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“Cicero is not the name of a man,” declared Quintilian, “but of eloquence itself.” Cicero is to Latin what Shakespeare is to English. He is almost entirely responsible for developing Latin, at the time a narrow, utilitarian tongue, into a language capable of communicating the exactness of science, the beauty of poetry, and the abstraction of philosophy. Indeed, his influence is so far-reaching that many linguists argue that all the literary movements until the nineteenth century were either a reaction against or a return to Cicero.
Born into an influential family and given a good education, he excelled at an early age. He travelled to Greece to learn from the Greek rhetoricians, adapting their style for Latin and making it a distinct part of his own delivery. He translated Greek philosophical concepts into Latin, creating neologisms that remain in use (e.g., humanitas, qualitas). His letters, when rediscovered by Petrarch in 1345, started the movement that became the Renaissance. His treatise On Duties was the second book printed on Gutenberg’s printing press. His influence carried into the Enlightenment, exercising great sway over the thought of John Locke, David Hume, and Montesquieu. His works are also cited as highly influential on the leaders of the American and French Revolutions. His collected letters remain some of the most important primary-source documents for historians of Ancient Rome.
Select Works of Cicero contains, in 36 volumes, 60 of Cicero’s works in their Loeb Classical Library editions. Each text is included in its original Latin with an English translation for side-by-side comparison. Use Logos’ language tools to go deeper into the Latin text and explore Cicero’s brilliance and elegance. You can also use the dictionary lookup tool to examine difficult English words used by the translator. If you are at all interested in the study of rhetoric, philosophy, or Latin—whether you are a classical scholar who wants the convenience of Cicero at a click or a student approaching Latin for the first time—Select Works of Cicero is a must.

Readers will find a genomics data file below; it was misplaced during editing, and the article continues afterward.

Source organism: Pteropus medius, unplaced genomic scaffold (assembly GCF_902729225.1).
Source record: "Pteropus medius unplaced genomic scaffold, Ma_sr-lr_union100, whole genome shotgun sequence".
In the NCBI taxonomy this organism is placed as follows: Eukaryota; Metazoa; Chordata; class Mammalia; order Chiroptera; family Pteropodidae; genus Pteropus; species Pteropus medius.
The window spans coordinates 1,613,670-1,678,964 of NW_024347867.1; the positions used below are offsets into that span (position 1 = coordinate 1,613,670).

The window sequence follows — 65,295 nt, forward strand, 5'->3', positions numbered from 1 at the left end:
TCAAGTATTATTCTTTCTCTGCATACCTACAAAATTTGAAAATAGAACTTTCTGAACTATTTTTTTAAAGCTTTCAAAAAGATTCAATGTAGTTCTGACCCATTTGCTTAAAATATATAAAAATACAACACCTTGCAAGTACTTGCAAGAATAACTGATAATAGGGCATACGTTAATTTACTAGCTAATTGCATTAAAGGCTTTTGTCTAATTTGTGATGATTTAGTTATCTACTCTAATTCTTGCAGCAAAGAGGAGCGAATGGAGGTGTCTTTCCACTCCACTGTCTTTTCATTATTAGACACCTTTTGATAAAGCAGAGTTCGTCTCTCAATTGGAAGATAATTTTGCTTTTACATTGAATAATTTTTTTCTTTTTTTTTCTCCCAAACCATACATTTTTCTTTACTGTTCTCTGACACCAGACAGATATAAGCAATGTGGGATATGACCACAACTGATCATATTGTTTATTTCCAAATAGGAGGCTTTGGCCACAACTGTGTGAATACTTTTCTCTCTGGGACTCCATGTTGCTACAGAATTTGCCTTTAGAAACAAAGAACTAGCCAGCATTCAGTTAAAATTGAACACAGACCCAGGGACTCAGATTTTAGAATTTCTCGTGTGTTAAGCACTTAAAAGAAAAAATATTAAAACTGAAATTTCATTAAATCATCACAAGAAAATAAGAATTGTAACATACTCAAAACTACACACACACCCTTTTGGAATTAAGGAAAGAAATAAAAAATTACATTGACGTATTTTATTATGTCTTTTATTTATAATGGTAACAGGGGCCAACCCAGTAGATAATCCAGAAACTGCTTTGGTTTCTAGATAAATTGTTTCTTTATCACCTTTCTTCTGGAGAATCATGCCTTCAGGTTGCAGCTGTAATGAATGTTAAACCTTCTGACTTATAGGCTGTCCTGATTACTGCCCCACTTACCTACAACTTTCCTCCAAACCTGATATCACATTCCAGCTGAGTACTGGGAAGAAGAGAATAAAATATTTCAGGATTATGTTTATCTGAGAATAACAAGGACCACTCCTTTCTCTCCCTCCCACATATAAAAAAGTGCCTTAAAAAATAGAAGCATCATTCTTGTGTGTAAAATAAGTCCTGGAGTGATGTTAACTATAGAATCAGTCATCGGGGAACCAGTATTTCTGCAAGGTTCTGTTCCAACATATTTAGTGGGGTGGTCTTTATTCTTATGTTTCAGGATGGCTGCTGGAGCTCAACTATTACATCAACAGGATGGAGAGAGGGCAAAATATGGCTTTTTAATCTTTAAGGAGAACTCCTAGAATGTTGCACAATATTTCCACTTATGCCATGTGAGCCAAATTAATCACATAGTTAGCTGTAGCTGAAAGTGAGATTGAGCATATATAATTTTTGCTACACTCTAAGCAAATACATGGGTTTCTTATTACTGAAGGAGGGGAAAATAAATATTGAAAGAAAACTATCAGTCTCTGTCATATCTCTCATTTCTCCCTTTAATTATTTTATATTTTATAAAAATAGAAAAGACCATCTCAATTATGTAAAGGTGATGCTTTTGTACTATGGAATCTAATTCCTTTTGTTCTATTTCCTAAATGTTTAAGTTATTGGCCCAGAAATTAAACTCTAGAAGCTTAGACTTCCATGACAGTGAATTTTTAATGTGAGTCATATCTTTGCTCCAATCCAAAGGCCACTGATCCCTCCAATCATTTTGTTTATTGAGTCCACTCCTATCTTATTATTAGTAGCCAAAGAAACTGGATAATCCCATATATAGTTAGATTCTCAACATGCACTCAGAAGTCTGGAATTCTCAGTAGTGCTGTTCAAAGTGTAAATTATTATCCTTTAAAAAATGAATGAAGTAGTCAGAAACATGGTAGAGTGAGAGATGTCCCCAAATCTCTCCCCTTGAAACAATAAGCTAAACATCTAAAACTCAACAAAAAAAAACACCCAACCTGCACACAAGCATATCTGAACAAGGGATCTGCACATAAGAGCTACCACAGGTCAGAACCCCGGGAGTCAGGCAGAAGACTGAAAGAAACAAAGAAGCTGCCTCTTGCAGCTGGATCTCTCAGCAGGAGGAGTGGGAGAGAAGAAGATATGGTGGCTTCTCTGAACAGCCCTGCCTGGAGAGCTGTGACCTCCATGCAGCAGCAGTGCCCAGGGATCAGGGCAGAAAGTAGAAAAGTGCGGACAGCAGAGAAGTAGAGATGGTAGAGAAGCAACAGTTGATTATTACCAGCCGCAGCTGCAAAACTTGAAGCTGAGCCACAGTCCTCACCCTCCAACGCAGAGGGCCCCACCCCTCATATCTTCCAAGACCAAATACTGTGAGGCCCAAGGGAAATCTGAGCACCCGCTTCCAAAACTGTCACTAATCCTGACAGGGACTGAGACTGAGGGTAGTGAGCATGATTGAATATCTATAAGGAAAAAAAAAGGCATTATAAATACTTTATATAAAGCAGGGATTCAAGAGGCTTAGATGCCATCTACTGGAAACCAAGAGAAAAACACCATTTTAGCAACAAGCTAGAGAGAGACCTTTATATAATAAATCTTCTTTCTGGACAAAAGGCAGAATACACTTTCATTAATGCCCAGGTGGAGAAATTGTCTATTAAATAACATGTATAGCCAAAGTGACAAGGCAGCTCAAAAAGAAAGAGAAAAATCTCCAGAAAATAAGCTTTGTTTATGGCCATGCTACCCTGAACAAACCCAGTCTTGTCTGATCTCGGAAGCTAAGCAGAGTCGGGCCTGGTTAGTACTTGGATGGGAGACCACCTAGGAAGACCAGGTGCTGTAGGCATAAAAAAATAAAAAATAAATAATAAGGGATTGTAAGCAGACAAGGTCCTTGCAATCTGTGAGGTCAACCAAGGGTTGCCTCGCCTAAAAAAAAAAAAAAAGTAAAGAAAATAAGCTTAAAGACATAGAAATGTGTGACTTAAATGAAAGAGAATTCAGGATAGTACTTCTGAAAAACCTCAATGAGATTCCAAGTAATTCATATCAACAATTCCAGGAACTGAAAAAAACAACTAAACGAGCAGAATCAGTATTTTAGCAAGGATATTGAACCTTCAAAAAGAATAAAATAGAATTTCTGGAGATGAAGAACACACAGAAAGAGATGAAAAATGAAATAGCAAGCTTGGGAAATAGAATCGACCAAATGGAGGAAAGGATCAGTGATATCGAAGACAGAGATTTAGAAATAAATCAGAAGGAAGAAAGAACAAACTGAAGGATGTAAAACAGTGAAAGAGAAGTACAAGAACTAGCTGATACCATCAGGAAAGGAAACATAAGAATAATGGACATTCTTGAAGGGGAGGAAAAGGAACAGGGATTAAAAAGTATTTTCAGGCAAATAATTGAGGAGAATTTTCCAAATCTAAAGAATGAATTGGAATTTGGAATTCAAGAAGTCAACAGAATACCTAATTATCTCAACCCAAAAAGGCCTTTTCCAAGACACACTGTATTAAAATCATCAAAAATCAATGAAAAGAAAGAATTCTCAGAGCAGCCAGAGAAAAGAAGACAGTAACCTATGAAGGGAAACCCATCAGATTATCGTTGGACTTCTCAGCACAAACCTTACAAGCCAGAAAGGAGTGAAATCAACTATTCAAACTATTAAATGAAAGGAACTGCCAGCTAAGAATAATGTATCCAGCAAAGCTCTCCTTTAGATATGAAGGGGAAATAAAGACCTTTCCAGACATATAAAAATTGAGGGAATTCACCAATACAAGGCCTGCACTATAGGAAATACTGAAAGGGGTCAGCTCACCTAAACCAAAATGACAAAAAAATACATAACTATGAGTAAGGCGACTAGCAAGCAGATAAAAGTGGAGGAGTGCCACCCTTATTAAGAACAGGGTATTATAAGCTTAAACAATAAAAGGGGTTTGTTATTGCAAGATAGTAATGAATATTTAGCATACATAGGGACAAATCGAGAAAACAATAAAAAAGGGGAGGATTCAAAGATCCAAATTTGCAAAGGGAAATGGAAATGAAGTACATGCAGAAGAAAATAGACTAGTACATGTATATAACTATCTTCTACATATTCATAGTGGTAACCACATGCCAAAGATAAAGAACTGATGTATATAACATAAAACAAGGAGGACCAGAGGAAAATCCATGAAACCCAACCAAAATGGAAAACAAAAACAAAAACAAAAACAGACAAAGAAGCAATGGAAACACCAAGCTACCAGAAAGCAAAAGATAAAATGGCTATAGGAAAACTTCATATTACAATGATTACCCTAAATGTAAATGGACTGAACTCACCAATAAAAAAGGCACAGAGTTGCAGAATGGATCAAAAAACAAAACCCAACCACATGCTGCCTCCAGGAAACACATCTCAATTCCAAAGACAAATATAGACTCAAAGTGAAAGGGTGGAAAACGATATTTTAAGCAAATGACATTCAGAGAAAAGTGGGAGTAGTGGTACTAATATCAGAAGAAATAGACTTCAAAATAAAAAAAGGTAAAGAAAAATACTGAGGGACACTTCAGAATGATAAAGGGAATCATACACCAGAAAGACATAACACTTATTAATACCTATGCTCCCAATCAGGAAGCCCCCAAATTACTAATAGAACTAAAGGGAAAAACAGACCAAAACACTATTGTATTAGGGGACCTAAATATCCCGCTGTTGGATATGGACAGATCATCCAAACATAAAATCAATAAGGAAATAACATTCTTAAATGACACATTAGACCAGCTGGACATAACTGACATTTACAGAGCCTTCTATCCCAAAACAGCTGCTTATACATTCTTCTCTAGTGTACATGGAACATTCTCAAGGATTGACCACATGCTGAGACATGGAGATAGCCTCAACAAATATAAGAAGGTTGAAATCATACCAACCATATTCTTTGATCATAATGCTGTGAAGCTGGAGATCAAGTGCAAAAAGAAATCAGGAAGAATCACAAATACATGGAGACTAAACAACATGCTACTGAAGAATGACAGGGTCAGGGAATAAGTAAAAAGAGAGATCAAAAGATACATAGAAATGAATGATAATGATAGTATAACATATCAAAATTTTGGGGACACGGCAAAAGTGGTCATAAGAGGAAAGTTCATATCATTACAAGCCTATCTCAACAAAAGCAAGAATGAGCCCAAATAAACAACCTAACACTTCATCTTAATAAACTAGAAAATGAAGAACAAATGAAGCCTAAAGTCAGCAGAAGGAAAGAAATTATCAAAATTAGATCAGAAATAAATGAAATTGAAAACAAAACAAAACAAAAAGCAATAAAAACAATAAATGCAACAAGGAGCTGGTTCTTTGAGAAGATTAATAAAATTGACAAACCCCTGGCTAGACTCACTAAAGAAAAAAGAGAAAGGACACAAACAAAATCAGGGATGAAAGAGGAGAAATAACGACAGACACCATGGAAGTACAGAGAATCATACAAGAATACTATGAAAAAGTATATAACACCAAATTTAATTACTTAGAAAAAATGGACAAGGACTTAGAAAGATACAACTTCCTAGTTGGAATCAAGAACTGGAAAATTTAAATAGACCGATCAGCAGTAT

As all the ages of the world have not produced a greater statesman and philosopher united than Cicero, his authority should have great weight.
Marcus Tullius Cicero expressed principles that became the bedrock of liberty in the modern world.
Cicero’s unique and imperishable glory is that he created the language of the civilized world, and used that language to create a style which nineteen centuries have not replaced, and in some respects have hardly altered.
—John William Mackail
. . . the influence of Cicero upon the history of European literature and ideas greatly exceeds that of any other prose writer in any language.
M. Tullius Cicero (106–43 BC) was born to a family of the equestrian class in Ardinum. Cicero’s father was an influential man in the community who placed great emphasis on education. Cicero was educated by his father and then by private teachers, who instructed him in Greek oratory and philosophy. Cicero studied Roman law under Quintus Mucius Scaevola. After winning his first case, Cicero left Rome to visit Greece, Asia Minor, and Rhodes. While in Greece, Cicero studied rhetoric with a number of famous rhetoricians in Athens. Upon his return to Rome, he became quite involved in political life. He ascended the Roman hierarchy, becoming a quaestor at age 31, an aedile at 37, a praetor at 40 and, at 43, a consul, the highest office. For a time he was exiled for executing, without trial, a group of Roman citizens who had plotted to kill him and overthrow the republic. Upon his return, Cicero was caught up in the standoff between Julius Caesar and the senate. When civil war broke out, Cicero took the side of the Republic (against Caesar), though he attempted to maintain some good will with Caesar. After Caesar’s assassination, Cicero fell out with Mark Antony, who had him murdered.